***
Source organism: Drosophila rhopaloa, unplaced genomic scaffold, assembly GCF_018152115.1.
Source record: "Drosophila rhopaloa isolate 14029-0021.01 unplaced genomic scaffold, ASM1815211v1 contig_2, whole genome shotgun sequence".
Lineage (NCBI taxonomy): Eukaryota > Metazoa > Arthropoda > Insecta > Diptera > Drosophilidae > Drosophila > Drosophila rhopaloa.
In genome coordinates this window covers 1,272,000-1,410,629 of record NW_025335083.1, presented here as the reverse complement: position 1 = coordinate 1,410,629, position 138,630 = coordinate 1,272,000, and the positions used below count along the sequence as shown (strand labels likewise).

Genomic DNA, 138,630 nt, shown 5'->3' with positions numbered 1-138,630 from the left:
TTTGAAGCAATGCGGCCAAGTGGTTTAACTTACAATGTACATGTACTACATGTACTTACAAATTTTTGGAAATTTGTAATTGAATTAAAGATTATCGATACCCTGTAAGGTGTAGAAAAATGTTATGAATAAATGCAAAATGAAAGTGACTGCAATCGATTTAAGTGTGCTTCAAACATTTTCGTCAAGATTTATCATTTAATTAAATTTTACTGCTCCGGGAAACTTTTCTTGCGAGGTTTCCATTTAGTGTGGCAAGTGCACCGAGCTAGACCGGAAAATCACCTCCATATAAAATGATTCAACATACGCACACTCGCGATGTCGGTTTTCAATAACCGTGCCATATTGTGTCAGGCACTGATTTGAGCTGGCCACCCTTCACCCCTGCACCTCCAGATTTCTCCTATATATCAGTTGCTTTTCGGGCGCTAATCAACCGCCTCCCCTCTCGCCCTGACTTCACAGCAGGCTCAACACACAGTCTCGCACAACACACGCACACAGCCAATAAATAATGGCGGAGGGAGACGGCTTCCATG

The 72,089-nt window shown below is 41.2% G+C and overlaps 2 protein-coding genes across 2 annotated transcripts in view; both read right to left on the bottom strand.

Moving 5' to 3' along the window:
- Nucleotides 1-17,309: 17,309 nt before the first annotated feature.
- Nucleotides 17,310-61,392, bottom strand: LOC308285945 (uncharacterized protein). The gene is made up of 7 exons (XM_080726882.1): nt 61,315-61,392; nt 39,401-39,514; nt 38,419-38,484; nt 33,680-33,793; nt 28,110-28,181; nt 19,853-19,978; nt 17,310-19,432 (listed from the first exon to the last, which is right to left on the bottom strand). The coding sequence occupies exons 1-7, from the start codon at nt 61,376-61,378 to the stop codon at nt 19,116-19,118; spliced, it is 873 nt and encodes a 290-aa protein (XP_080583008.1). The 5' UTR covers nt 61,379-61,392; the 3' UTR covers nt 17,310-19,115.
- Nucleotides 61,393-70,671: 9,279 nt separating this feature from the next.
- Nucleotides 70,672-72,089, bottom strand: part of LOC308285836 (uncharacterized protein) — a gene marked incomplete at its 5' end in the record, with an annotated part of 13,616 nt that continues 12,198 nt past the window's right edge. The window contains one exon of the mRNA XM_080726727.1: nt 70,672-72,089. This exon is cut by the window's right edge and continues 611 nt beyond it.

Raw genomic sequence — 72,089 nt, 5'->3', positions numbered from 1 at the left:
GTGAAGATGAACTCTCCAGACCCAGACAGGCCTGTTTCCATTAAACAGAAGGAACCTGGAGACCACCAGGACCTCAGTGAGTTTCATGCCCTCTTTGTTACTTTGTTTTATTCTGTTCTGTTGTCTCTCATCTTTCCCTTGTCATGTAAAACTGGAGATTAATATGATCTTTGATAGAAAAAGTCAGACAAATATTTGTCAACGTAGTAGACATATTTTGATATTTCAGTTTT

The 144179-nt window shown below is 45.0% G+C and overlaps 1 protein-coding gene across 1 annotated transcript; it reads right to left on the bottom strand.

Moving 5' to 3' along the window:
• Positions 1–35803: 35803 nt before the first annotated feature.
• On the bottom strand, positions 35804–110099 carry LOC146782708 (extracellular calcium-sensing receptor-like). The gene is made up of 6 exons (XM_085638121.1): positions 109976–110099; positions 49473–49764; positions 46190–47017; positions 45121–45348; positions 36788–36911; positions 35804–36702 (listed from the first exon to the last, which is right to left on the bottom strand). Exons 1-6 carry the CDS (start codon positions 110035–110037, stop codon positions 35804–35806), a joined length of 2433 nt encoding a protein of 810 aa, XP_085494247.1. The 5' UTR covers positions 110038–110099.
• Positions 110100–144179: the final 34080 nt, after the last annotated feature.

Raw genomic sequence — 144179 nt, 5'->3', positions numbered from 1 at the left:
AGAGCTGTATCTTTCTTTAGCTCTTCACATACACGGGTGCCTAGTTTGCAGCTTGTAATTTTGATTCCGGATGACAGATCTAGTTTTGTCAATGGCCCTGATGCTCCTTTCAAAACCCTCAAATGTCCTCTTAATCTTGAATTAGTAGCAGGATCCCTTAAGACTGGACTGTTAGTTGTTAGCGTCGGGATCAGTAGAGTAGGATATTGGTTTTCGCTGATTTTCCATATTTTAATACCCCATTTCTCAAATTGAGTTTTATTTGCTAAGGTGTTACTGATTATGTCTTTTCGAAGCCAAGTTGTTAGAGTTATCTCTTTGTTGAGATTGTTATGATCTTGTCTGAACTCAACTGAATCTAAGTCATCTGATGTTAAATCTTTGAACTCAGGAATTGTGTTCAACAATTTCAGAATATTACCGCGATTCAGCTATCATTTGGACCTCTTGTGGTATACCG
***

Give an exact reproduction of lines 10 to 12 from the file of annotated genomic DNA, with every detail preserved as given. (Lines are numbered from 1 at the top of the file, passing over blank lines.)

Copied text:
- Nucleotides 17,310-61,392, bottom strand: LOC308285945 (uncharacterized protein). The gene is made up of 7 exons (XM_080726882.1): nt 61,315-61,392; nt 39,401-39,514; nt 38,419-38,484; nt 33,680-33,793; nt 28,110-28,181; nt 19,853-19,978; nt 17,310-19,432 (listed from the first exon to the last, which is right to left on the bottom strand). The coding sequence occupies exons 1-7, from the start codon at nt 61,376-61,378 to the stop codon at nt 19,116-19,118; spliced, it is 873 nt and encodes a 290-aa protein (XP_080583008.1). The 5' UTR covers nt 61,379-61,392; the 3' UTR covers nt 17,310-19,115.
- Nucleotides 61,393-70,671: 9,279 nt separating this feature from the next.
- Nucleotides 70,672-72,089, bottom strand: part of LOC308285836 (uncharacterized protein) — a gene marked incomplete at its 5' end in the record, with an annotated part of 13,616 nt that continues 12,198 nt past the window's right edge. The window contains one exon of the mRNA XM_080726727.1: nt 70,672-72,089. This exon is cut by the window's right edge and continues 611 nt beyond it.